communed … with all the family of the house of his mother's father—Here is a striking instance of the evils of polygamy—one son has connections and interests totally alien to those of his brothers.

2. Whether is better for you, either that all the sons of Jerubbaal, … or that one reign over you—a false insinuation, artfully contrived to stir up jealousy and alarm. Gideon had rejected, with abhorrence, the proposal to make himself or any of his family king, and there is no evidence that any of his other sons coveted the title.

4. the house of Baal-berith—either the temple, or the place where this idol was worshipped; Baal-berith, "god of the covenant," by invocation of whom the league of cities was formed.

Abimelech hired vain and light persons, which followed him—idle, worthless vagabonds, the scum of society, who had nothing to lose, but much to gain from the success of a revolutionary movement.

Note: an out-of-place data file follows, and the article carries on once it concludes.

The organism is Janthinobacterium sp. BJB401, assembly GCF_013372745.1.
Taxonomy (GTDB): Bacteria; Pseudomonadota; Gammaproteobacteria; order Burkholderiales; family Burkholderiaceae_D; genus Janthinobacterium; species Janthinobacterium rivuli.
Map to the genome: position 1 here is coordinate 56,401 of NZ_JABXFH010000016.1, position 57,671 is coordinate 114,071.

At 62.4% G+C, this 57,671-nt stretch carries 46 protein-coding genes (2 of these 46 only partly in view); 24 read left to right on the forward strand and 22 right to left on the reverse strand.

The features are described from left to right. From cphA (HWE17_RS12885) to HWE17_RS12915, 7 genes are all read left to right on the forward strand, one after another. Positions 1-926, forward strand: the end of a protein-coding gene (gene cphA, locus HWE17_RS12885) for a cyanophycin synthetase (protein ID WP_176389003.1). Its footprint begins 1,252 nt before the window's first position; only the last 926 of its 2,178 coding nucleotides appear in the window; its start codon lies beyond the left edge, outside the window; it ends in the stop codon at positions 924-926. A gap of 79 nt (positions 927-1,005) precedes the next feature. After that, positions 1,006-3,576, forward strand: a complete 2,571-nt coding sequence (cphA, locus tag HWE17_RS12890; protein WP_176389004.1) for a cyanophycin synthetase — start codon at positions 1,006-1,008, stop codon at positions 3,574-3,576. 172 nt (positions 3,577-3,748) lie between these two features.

5. went unto … Ophrah, and slew his brethren i. e., upon one stone—This is the first mention of a barbarous atrocity which has, with appalling frequency, been perpetrated in the despotic countries of the East—that of one son of the deceased monarch usurping the throne and hastening to confirm himself in the possession by the massacre of all the natural or legitimate competitors. Abimelech slew his brethren on one stone, either by dashing them from one rock, or sacrificing them on one stone altar, in revenge for the demolition of Baal's altar by their father. This latter view is the more probable, from the Shechemites (Jud 9:24) aiding in it.